Katie wrote on May 21st, 2013
  36. What a lovely family! And what a wonderful story. It’s so great that you listened to your instincts, you knew what you had to do to keep your babies safe. It just amazes me how we have to figure out how to keep ourselves healthy while the medical community has absolutely no clue about nutrition and how it affects our bodies… when they are the ones who are supposed to be “treating” us.

    Jen wrote on June 1st, 2013
    • My medical community is the farmer’s market :)

      Kyndal Meister wrote on July 19th, 2013
  37. Good for you for keeping strong even when others discouraged you! (Coconut oil clogging arteries…pssh, that’s hogwash!) Your children will be so grateful when they grow up healthy and beautiful because you fed them a primal diet :)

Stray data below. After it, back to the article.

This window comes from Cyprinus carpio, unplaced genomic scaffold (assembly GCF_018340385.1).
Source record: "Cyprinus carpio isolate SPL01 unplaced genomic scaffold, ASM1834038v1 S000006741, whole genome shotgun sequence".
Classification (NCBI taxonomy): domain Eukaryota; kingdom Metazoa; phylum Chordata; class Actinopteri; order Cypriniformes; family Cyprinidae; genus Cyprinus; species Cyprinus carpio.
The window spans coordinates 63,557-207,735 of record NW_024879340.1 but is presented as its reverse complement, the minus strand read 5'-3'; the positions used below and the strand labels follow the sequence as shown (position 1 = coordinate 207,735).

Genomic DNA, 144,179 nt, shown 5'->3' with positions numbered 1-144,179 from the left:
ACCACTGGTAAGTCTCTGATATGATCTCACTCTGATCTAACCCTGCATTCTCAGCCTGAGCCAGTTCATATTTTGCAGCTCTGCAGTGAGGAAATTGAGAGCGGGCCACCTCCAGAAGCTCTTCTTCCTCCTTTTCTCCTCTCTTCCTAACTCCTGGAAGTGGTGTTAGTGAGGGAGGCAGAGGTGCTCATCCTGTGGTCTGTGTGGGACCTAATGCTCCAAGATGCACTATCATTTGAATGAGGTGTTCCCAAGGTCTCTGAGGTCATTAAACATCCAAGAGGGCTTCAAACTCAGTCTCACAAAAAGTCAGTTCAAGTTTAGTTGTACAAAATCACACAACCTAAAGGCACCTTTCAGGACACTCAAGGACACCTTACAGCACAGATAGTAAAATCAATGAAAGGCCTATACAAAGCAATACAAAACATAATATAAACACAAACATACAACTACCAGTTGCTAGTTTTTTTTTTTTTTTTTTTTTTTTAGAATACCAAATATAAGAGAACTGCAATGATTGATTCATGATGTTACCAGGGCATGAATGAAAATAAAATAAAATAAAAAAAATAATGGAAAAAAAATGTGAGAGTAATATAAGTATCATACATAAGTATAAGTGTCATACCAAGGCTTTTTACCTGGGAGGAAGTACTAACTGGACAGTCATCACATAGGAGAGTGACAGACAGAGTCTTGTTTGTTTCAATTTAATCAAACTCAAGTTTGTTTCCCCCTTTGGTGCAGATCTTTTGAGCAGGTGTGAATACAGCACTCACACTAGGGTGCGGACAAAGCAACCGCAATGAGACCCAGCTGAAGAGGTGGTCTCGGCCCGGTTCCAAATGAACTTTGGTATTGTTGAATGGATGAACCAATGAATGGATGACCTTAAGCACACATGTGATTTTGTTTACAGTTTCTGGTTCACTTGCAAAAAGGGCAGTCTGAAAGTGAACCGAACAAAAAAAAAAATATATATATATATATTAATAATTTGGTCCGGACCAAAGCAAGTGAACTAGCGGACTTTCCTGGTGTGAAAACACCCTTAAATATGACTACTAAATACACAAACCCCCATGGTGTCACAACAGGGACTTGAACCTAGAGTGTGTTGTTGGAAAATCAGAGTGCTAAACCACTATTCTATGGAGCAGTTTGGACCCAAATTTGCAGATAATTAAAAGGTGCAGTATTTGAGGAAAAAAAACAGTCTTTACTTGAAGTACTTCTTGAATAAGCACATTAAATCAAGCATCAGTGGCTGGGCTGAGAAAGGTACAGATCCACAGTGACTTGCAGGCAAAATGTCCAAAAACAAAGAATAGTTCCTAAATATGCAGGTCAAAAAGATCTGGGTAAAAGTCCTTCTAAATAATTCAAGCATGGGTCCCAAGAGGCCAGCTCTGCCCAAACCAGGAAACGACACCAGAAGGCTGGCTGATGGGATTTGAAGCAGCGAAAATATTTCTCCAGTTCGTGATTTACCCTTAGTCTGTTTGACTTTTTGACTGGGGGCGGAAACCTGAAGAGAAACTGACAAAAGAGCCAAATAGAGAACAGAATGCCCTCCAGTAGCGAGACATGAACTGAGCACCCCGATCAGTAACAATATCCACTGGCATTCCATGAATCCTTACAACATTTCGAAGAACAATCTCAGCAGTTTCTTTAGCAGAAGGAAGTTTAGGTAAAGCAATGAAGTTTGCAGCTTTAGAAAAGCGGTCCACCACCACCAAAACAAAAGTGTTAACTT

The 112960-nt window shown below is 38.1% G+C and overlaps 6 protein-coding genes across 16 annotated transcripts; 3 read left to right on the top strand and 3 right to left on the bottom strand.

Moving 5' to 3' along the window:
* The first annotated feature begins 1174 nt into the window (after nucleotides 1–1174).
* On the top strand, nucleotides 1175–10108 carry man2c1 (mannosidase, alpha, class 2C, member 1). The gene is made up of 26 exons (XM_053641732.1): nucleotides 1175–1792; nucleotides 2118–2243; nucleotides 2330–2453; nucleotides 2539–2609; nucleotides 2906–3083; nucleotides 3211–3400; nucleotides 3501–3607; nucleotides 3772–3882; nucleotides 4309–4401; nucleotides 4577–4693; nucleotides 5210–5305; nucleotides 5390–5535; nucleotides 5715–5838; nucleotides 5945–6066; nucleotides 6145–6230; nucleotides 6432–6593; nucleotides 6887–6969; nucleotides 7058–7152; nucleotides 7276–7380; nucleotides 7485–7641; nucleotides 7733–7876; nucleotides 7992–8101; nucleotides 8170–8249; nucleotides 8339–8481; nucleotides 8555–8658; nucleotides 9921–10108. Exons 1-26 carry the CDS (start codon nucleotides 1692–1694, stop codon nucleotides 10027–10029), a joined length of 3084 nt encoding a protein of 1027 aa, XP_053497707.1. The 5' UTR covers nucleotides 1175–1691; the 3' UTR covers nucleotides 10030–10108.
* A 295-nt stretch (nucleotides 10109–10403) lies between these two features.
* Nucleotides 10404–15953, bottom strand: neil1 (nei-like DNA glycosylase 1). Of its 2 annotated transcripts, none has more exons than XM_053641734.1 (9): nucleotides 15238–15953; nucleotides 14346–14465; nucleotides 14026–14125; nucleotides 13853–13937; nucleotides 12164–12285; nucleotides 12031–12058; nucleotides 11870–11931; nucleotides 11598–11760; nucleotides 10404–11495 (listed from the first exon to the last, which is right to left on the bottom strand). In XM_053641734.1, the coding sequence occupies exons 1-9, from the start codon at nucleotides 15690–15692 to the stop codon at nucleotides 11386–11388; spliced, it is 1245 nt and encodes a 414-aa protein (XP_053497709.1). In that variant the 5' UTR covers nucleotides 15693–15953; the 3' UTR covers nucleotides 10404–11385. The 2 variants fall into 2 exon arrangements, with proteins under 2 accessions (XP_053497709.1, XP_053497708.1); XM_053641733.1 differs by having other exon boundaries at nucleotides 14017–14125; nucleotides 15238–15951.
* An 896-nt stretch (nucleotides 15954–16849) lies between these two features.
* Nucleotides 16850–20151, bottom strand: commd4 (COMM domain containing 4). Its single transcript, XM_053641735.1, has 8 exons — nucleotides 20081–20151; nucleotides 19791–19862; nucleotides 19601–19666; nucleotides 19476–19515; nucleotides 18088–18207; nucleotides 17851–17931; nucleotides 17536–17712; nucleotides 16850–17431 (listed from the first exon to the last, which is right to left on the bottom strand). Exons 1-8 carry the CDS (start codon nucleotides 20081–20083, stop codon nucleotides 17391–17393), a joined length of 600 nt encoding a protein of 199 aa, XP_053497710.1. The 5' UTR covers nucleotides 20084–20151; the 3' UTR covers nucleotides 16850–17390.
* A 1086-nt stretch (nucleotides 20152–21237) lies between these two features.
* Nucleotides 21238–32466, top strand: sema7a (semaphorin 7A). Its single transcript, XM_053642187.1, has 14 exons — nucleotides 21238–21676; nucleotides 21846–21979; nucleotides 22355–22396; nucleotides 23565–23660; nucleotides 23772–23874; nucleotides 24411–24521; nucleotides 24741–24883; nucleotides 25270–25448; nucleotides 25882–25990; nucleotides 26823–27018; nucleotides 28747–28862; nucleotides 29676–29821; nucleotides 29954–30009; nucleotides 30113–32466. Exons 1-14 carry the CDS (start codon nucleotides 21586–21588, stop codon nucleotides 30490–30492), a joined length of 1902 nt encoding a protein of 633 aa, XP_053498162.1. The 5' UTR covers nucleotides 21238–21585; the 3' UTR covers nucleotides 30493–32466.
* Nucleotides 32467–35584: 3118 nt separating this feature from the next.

Kyndal Meister wrote on July 19th, 2013
  38. Gluten has such a negative effect on our bodies. As soon as you got rid of gluten foods your IBS symptoms disappeared Thanks for exposing the western diet. Great story and great testimony.

    Travis wrote on July 19th, 2013
  39. I can’t thank you enough for telling your story. I, too, was a hardcore triathlete and did not have major issues with my weight. Over the years I did develop some strange symptoms – I thought I was alone until I read your tale. I also had to carry food around with me, as the blood sugar swings would leave me in the same position as you! I have been on the Primal for about 2 months and notice big changes in blood sugar and GI issues. Thank you for letting me know I’m on the right track and that I can overcome just like you did…

    Laura wrote on April 6th, 2014